At brightly coloured tables, in the Crossway Christian Centre hall, dozens of people are chatting over a three-course meal cooked by a team of volunteers from community charity, Be Enriched.

Ruth Weldon and Lily Walpole Castle Canteen
Ruth and Lily Castle Canteen

Everyone has already enjoyed a Mexican-style vegetable soup. Now they’re tucking into vegetable curry with fragrant rice, cauliflower and celeriac salad.

In the kitchen next door, the volunteer chefs are putting the finishing touches to today’s dessert of homemade lemon meringue pies with a selection of stewed fruits. There’s an audible “mmm” around the room as the puddings are brought in.

“Food is such a great way to bring people together” explains Lily Walpole from Be Enriched, which also runs community canteens in Battersea and Tooting.

The charity launched the Castle Canteen in 2016 and everyone, including students, can enjoy a delicious hot meal for a suggested donation of just £1. “It’s for anyone who needs a nice nourishing meal and a chat” says Lily. “Maybe they’re not able to cook for themselves or perhaps they feel a bit isolated. Whatever the reason, people come together from all backgrounds and enjoy a delicious lunch; all cooked with food that would otherwise have gone to waste.”

Food is such a great way to bring people together

The fruit and veg for the Castle Canteen come from Ted’s Veg, a family farm in Lincolnshire which sells produce at Borough Market. They put aside any non-saleable but edible produce for charities to take. Every Monday morning, the Be Enriched volunteers arrive to see what’s available.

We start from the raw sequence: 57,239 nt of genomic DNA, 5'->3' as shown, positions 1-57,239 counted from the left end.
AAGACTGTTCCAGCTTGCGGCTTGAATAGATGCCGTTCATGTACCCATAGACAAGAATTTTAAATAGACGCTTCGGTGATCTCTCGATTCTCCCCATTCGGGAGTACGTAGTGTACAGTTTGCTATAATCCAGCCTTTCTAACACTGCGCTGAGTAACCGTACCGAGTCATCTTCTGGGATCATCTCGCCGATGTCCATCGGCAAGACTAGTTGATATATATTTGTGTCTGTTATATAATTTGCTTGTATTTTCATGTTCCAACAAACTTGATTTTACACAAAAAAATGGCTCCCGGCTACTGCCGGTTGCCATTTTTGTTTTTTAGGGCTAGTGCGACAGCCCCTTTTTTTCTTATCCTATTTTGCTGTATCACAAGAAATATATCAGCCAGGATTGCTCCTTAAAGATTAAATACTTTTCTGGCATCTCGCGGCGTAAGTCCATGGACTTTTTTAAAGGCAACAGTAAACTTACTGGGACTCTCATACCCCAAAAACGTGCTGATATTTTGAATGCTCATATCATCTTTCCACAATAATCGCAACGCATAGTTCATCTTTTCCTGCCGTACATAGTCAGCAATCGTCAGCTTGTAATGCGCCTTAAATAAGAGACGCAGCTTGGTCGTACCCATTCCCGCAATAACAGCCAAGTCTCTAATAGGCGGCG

“We never know what we’ll get. It’s always different” says Lily. “We bring it all back here and then lay it out on the tables so that our chefs can work out a menu for the day. Once that’s decided, everyone gets to work and prepares the food.

They also have a collecting box at Sainsbury’s on Walworth Road. “Again, we never know what we’ll find until we visit but people often give biscuits, so we’ll serve those with a cup of tea when people first arrive.”

The charity uses the money from donations to buy any basics they need such as flour, rice and eggs. The meals are all vegetarian although they do cook some special Christmas lunches during December, usually with turkey provided by a local butcher.

“The project’s been running for a while, so lots of people have already got to know each other. But there are always a few new faces” explains Lily. Mark is here for the first time with a friend after seeing the Castle Canteen mentioned on a local website. He particularly likes the idea of eating food that would otherwise go to waste. For single mother of two, Bridie, it’s a great way to give her teenage daughters a good, cheap, healthy meal during the school holidays.

The kitchen at the Castle Canteen
The kitchen at the Castle Canteen

Martin, a retired musician, is a regular visitor and enjoys chatting to people he might otherwise never have met. Maria stresses what a tremendous help it is for people on benefits to have access to good healthy food. She says that when her benefits were stopped recently, Be Enriched provided a lifeline. Volunteers often sign up via the Be Enriched website or from Team London (Mayor of London, Sadiq Khan’s volunteering programme). Companies also send groups of volunteers on charity days.

“We have about half a dozen volunteers every week and we’re always looking for more” says Lily. The current lead chef is Ruth Weldon who has recently been cooking on a retreat in Ibiza. “It’s a great project and it’s lovely to do something that’s so entrenched in the community” she says. Peter Brazier, who has been volunteering for about six months, is in charge of desserts. “I’m retired and was looking online for volunteering opportunities. This is perfect, as I love cooking and puddings are a passion. I recently made a Bakewell tart that was very popular and we did a cream tea the other day with scones and strawberries.” In keeping with the ethos of the project, as the meal comes to end, any leftovers are shared.

“People bring their own tupperware or we have some containers they can take away. Nothing is ever wasted” says Lily.

Read more about the people who live and work in Elephant and Castle

A version of this article was first published in the Elephant Magazine, Autumn 2019